In the 18th century, was it only the American colonists who had "virtual representation" in Parliament, or did British citizens in England have virtual representation as well?
The concept of "virtual representation" did not just apply to the American colonists, but to the people of Great Britain as well. Edmund Burke, in a famous speech to the Electors of Bristol, responsible for returning him to office, explained it like this:
Parliament is a deliberative assembly of one nation, with one interest, that of the whole; where, not local purposes, not local prejudices, ought to guide, but the general good, resulting from the general reason of the whole. You choose a member indeed; but when you have chosen him, he is not member of Bristol, but he is a member of parliament.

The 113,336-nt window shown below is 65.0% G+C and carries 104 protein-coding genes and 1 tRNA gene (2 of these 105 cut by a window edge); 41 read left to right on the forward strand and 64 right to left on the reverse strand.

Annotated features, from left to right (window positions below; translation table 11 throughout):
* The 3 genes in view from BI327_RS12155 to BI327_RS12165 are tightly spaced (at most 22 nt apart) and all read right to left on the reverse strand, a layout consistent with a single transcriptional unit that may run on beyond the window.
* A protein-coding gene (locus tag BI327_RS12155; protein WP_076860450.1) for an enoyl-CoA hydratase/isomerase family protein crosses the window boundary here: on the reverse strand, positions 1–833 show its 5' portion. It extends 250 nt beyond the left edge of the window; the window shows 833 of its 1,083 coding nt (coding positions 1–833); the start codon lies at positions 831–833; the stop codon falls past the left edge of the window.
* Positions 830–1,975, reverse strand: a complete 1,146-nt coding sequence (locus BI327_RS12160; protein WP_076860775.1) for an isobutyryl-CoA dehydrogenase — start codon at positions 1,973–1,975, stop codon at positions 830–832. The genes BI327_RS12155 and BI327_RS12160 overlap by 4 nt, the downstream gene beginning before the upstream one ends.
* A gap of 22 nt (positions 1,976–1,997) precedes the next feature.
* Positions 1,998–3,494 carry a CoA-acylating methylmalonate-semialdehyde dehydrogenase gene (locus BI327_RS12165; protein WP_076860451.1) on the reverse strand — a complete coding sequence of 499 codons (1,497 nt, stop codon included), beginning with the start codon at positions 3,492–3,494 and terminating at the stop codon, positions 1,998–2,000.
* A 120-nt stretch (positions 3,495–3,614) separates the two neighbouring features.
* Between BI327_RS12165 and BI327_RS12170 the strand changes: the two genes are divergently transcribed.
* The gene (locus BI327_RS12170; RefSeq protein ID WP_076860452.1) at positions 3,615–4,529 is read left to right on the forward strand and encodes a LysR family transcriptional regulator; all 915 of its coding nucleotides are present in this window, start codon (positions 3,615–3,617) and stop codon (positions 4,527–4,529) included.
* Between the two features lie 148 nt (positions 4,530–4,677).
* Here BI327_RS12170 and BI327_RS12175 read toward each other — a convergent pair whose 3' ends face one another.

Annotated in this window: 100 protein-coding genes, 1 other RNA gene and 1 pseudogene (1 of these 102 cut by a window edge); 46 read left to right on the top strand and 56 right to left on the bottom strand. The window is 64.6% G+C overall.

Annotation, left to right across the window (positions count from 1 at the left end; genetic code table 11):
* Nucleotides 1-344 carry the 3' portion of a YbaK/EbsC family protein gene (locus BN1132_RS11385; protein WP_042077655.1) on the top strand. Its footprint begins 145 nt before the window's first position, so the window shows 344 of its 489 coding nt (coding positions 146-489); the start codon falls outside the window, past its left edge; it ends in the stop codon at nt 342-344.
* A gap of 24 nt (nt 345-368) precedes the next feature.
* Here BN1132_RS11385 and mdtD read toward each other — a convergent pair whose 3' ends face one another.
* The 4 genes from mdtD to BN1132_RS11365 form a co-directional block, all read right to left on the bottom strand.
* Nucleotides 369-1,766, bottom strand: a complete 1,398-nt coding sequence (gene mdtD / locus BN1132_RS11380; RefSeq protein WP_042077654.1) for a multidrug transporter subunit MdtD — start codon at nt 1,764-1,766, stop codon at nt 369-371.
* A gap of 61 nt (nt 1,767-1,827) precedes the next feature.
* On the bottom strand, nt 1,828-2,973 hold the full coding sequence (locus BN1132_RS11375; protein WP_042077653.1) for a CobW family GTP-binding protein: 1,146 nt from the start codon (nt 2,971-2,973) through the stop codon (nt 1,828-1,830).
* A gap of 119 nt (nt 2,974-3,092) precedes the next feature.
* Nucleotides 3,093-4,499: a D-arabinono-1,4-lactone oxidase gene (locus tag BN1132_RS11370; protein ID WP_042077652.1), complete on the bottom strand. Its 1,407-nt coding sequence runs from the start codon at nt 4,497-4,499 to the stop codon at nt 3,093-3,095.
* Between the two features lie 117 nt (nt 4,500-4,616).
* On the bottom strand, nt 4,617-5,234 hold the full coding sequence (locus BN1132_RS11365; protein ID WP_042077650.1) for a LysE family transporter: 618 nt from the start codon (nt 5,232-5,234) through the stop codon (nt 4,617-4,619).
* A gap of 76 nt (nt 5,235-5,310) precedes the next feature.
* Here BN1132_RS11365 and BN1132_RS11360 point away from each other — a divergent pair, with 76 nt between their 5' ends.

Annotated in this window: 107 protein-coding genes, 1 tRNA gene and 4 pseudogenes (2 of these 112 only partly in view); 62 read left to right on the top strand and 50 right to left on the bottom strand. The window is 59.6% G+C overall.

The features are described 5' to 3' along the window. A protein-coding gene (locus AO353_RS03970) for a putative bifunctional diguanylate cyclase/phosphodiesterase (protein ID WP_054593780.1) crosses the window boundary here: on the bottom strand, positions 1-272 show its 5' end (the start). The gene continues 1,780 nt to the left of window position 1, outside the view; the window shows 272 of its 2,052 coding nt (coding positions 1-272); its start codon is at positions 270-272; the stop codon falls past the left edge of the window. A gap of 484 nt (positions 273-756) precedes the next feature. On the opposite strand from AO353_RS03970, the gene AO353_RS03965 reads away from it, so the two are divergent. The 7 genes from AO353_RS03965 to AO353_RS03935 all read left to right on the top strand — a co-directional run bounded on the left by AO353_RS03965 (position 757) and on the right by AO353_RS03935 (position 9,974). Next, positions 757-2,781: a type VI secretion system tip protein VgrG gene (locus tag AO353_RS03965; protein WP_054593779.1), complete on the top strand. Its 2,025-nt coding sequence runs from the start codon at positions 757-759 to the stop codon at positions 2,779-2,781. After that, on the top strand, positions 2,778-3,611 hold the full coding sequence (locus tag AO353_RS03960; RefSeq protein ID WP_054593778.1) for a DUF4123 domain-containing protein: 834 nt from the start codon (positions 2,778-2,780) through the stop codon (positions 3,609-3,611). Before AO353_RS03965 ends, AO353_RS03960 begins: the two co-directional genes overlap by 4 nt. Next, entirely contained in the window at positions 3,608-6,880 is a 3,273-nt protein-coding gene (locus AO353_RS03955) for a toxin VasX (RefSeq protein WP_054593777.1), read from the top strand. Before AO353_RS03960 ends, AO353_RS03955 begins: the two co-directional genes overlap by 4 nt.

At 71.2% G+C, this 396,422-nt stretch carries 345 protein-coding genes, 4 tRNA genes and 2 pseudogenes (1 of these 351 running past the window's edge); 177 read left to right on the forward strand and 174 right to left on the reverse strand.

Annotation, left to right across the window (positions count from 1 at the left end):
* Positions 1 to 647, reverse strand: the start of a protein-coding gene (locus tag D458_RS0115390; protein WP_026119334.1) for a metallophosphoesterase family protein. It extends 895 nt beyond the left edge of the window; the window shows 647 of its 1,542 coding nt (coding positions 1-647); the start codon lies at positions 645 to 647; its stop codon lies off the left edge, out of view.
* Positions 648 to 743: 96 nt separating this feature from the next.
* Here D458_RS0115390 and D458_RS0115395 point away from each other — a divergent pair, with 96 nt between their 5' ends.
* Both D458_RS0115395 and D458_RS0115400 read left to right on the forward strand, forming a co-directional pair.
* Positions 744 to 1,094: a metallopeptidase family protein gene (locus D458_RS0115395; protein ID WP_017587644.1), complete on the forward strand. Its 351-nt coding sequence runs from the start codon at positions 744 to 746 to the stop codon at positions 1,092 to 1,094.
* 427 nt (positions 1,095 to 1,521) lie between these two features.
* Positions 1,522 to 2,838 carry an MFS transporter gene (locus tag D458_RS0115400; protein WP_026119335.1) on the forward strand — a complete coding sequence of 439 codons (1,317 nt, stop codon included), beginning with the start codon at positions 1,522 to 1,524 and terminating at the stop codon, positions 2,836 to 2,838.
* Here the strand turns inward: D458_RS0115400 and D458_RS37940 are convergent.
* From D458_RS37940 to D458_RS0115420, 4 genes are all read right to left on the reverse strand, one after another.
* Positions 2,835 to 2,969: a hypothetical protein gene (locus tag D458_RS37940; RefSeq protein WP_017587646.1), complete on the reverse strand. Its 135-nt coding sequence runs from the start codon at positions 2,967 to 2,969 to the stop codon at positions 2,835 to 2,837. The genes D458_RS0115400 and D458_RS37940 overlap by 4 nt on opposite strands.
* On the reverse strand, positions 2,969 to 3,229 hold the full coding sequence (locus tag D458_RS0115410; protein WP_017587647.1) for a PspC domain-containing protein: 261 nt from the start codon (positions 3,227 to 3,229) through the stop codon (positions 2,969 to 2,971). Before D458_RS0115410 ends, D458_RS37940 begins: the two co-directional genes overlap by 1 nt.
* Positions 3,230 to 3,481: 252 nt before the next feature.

In other words, Burke did not feel obligated to advance the interests of the Bristol merchants who elected him, but the people of Great Britain as a whole. This concept was fundamental to the British constitution, and it was rooted in the reality that many Parliamentary election districts, or "boroughs" were actually based in rural areas with very small populations. These boroughs could still choose members of the House of Commons, while other rapidly growing urban areas, like Manchester, could not. It might be argued that the concept of "virtual representation" was invented to justify this situation, as well as in answer to the complaints of the American colonists, but the point is that the English people were, in theory, no more directly represented than British subjects in America. They also, not incidentally, paid much higher taxes than people in the colonies. In reality, many Parliamentarians were in fact the direct representatives of the people that elected them, and Burke's ideal of virtual representation was in many ways nonexistent in real life, however. But the British could argue with propriety that they were not obligated by the English constitution to grant representatives in Parliament to the Americans.